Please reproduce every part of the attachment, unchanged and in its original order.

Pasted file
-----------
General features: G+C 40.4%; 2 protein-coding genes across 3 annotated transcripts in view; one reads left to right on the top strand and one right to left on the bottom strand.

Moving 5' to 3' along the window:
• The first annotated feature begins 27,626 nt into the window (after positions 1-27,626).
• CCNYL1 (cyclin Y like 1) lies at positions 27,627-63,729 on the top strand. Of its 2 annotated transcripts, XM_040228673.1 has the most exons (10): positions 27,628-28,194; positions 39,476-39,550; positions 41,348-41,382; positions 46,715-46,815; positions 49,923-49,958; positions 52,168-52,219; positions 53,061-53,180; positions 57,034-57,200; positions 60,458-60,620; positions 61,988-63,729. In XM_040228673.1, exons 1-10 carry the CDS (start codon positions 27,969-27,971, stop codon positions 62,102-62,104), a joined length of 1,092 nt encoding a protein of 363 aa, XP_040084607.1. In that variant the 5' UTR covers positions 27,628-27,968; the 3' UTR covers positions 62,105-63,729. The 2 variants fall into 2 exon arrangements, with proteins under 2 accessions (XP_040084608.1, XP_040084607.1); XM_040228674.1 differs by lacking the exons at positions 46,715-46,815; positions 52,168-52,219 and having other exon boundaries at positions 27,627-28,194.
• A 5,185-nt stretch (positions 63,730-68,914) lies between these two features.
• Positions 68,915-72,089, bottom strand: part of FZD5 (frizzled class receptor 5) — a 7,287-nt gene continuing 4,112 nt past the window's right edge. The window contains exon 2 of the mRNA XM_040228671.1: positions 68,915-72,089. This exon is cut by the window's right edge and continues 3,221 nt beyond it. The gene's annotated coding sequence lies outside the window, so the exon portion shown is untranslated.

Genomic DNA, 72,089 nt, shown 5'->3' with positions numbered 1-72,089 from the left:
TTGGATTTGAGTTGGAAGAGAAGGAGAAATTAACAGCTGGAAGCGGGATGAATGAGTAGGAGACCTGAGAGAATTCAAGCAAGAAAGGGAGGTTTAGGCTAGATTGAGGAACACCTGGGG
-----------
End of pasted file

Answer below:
General features: G+C 40.4%; 2 protein-coding genes across 3 annotated transcripts in view; one reads left to right on the top strand and one right to left on the bottom strand.

Moving 5' to 3' along the window:
• The first annotated feature begins 27,626 nt into the window (after positions 1-27,626).
• CCNYL1 (cyclin Y like 1) lies at positions 27,627-63,729 on the top strand. Of its 2 annotated transcripts, XM_040228673.1 has the most exons (10): positions 27,628-28,194; positions 39,476-39,550; positions 41,348-41,382; positions 46,715-46,815; positions 49,923-49,958; positions 52,168-52,219; positions 53,061-53,180; positions 57,034-57,200; positions 60,458-60,620; positions 61,988-63,729. In XM_040228673.1, exons 1-10 carry the CDS (start codon positions 27,969-27,971, stop codon positions 62,102-62,104), a joined length of 1,092 nt encoding a protein of 363 aa, XP_040084607.1. In that variant the 5' UTR covers positions 27,628-27,968; the 3' UTR covers positions 62,105-63,729. The 2 variants fall into 2 exon arrangements, with proteins under 2 accessions (XP_040084608.1, XP_040084607.1); XM_040228674.1 differs by lacking the exons at positions 46,715-46,815; positions 52,168-52,219 and having other exon boundaries at positions 27,627-28,194.
• A 5,185-nt stretch (positions 63,730-68,914) lies between these two features.
• Positions 68,915-72,089, bottom strand: part of FZD5 (frizzled class receptor 5) — a 7,287-nt gene continuing 4,112 nt past the window's right edge. The window contains exon 2 of the mRNA XM_040228671.1: positions 68,915-72,089. This exon is cut by the window's right edge and continues 3,221 nt beyond it. The gene's annotated coding sequence lies outside the window, so the exon portion shown is untranslated.

Genomic DNA, 72,089 nt, shown 5'->3' with positions numbered 1-72,089 from the left:
TTGGATTTGAGTTGGAAGAGAAGGAGAAATTAACAGCTGGAAGCGGGATGAATGAGTAGGAGACCTGAGAGAATTCAAGCAAGAAAGGGAGGTTTAGGCTAGATTGAGGAACACCTGGGG